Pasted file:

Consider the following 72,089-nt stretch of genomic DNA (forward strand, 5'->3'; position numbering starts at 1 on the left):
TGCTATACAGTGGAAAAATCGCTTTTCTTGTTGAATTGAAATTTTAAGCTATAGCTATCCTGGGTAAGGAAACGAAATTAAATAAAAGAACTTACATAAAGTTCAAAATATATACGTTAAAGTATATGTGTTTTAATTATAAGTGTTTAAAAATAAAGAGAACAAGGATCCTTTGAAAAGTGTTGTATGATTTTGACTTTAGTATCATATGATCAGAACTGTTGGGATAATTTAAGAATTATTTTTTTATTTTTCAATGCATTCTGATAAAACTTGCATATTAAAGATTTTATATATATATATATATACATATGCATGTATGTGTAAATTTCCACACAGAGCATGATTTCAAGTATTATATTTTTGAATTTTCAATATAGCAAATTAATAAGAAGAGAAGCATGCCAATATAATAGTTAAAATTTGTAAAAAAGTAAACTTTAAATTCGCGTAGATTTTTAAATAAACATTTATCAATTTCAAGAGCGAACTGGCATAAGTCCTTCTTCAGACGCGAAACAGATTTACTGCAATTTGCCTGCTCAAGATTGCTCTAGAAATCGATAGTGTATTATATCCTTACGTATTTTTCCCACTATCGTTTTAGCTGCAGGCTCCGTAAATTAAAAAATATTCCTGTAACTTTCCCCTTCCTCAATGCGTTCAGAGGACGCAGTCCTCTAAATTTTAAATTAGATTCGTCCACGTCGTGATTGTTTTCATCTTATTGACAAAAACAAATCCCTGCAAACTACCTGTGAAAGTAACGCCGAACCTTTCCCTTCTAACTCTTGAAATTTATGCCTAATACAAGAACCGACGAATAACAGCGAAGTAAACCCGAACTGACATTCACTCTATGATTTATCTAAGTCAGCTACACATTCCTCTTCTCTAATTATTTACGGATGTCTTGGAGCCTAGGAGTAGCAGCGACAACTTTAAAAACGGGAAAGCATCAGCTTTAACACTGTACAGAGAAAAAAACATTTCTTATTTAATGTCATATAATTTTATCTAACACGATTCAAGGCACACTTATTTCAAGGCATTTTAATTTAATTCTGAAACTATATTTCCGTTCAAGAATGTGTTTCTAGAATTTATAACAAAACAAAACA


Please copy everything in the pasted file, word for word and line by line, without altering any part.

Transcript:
Consider the following 72,089-nt stretch of genomic DNA (forward strand, 5'->3'; position numbering starts at 1 on the left):
TGCTATACAGTGGAAAAATCGCTTTTCTTGTTGAATTGAAATTTTAAGCTATAGCTATCCTGGGTAAGGAAACGAAATTAAATAAAAGAACTTACATAAAGTTCAAAATATATACGTTAAAGTATATGTGTTTTAATTATAAGTGTTTAAAAATAAAGAGAACAAGGATCCTTTGAAAAGTGTTGTATGATTTTGACTTTAGTATCATATGATCAGAACTGTTGGGATAATTTAAGAATTATTTTTTTATTTTTCAATGCATTCTGATAAAACTTGCATATTAAAGATTTTATATATATATATATATACATATGCATGTATGTGTAAATTTCCACACAGAGCATGATTTCAAGTATTATATTTTTGAATTTTCAATATAGCAAATTAATAAGAAGAGAAGCATGCCAATATAATAGTTAAAATTTGTAAAAAAGTAAACTTTAAATTCGCGTAGATTTTTAAATAAACATTTATCAATTTCAAGAGCGAACTGGCATAAGTCCTTCTTCAGACGCGAAACAGATTTACTGCAATTTGCCTGCTCAAGATTGCTCTAGAAATCGATAGTGTATTATATCCTTACGTATTTTTCCCACTATCGTTTTAGCTGCAGGCTCCGTAAATTAAAAAATATTCCTGTAACTTTCCCCTTCCTCAATGCGTTCAGAGGACGCAGTCCTCTAAATTTTAAATTAGATTCGTCCACGTCGTGATTGTTTTCATCTTATTGACAAAAACAAATCCCTGCAAACTACCTGTGAAAGTAACGCCGAACCTTTCCCTTCTAACTCTTGAAATTTATGCCTAATACAAGAACCGACGAATAACAGCGAAGTAAACCCGAACTGACATTCACTCTATGATTTATCTAAGTCAGCTACACATTCCTCTTCTCTAATTATTTACGGATGTCTTGGAGCCTAGGAGTAGCAGCGACAACTTTAAAAACGGGAAAGCATCAGCTTTAACACTGTACAGAGAAAAAAACATTTCTTATTTAATGTCATATAATTTTATCTAACACGATTCAAGGCACACTTATTTCAAGGCATTTTAATTTAATTCTGAAACTATATTTCCGTTCAAGAATGTGTTTCTAGAATTTATAACAAAACAAAACA